Rumsfeld makes surprise visit to Iraq
US Defense Secretary Donald H. Rumsfeld arrived in Iraq on Friday morning for a daylong visit to review Iraq security forces and meet with Iraqi and American leaders. The visit was not announced publicly in advance for security reasons.
His first stop was to be at a combat surgical hospital to meet wounded soldiers.
Rumsfeld is the most senior U.S. official to arrive in Iraq since the nation's elections on Jan. 30. Rumsfeld's spokesman Larry di Rita said the purpose of the trip was "to recognize the great success of the elections."
Rumsfeld arrived from France, where he met with NATO defense ministers and discussed ways to increase their contributions to the U.S.-led efforts in Iraq and Afghanistan.
In December, Rumsfeld made a surprise Christmas Eve visit to U.S. troops in Mosul, where he met many of the victims of an insurgent attack on a mess tent that had been bombed several days earlier. He also shared a Christmas Eve dinner with troops at a base outside of Baghdad and, amid tight security, visited others in Tikrit.
With violence on the rise after the Jan. 30 election, Iraqi officials announced they would seal the country's borders for five days this month around a major Shiite religious holiday. Last year during the holiday, about 180 people were killed in suicide attacks at Shiite shrines.
On Thursday, the car bomb that was detonated on Tahrir Square in the heart of Baghdad shattered the vehicle and set several other cars on fire. At least two Iraqis were killed and two others were wounded, U.S. military spokesman Lt. Col. James Hutton said.
An American military patrol had just passed through the area but there were no U.S. casualties, Hutton said.
Most of the violence Thursday targeted Iraq's security forces, part of an apparent insurgent campaign to undermine public confidence after police and soldiers managed to prevent catastrophic attacks during the elections.
The biggest attack occurred in Salman Pak, 12 miles southeast of Baghdad, when insurgents attacked Iraqi policemen who came to look for weapons, showering them with machine-gun fire, rocket-propelled grenades and mortar rounds, police said.
Iraq's Interior Ministry said 14 policemen were killed, 65 were wounded and six were missing after the two-hour gunbattle. Four insurgents also died in the fighting, the ministry said.
American troops evacuated some of the wounded, the U.S. command said, and residents said American helicopters were prowling the skies.
"We were on patrol to search for weapons," wounded policeman Waad Jassim said from his hospital bed. "When we arrived, they opened heavy fire at us. There were many of them, and some were charging out of houses."
Elsewhere, bodies of 20 Iraqi truck drivers who had been shot were found dumped on a road, their hands bound behind their backs, police Capt. Ahmed Ismail said. Some of the trucks were owned by the government, Ismail said.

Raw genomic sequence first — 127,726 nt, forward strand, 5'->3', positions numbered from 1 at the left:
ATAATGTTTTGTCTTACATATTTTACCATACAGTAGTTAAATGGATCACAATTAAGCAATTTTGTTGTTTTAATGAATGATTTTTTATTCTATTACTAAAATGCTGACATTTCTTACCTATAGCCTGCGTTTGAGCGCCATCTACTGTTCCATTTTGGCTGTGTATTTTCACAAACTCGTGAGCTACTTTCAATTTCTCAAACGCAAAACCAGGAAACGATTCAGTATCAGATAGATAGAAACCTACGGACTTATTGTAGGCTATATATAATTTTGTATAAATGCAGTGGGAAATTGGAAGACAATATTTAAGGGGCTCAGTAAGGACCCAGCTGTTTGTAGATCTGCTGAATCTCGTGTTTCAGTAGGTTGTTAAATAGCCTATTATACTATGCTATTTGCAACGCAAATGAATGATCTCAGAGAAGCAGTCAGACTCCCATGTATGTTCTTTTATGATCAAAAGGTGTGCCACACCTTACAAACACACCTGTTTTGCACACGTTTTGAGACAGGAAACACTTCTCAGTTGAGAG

Gunmen fired on an Iraqi police patrol Thursday in Baqouba, north of Baghdad, triggering a gunbattle that killed a civilian and wounded two police officers, officials said. Assailants also killed a police lieutenant in Baqouba.
Five bodies in Iraqi National Guard uniforms were found Thursday in the insurgent stronghold of Ramadi, 70 miles west of Baghdad. Hospital director Ala al Ani said residents reported that the slain men were among 13 guardsmen who went missing recently. Two insurgents were killed Thursday in clashes with U.S. forces north of Ramadi, residents and hospital officials said.
A strong explosion shook the Rahmaniyah neighborhood of western Baghdad late Thursday, and residents said the blast occurred near a small Shiite mosque. Witnesses said there were casualties but police had no report.
A videotape obtained Thursday by Associated Press Television News showed gunmen killing four blindfolded men who identified themselves as Iraqi policemen. The video showed the four young men sitting cross-legged on the floor of a room. A date stamp on the video indicated it was recorded Feb. 3.
Several gunmen with assault rifles standing just steps away from the captives fired repeatedly at the men one by one, shooting them in the back of their heads.
Elsewhere, a body was found riddled with bullets in Mosul, and in the northern oil center of Kirkuk, a roadside bomb exploded several minutes after a U.S. military patrol passed, killing one Iraqi, police said. In Baghdad, gunmen shot to death a hospital receptionist.
Election officials had expected to release final results Thursday from the vote for a National Assembly, provincial councils and a regional parliament for the autonomous Kurdish north. On Wednesday, however, election commission spokesman Farid Ayar said the deadline would not be met because ballots in about 300 boxes had to be recounted.
"We don't know when this will finish," Ayar said. "This will lead to a little postponement in announcing the results."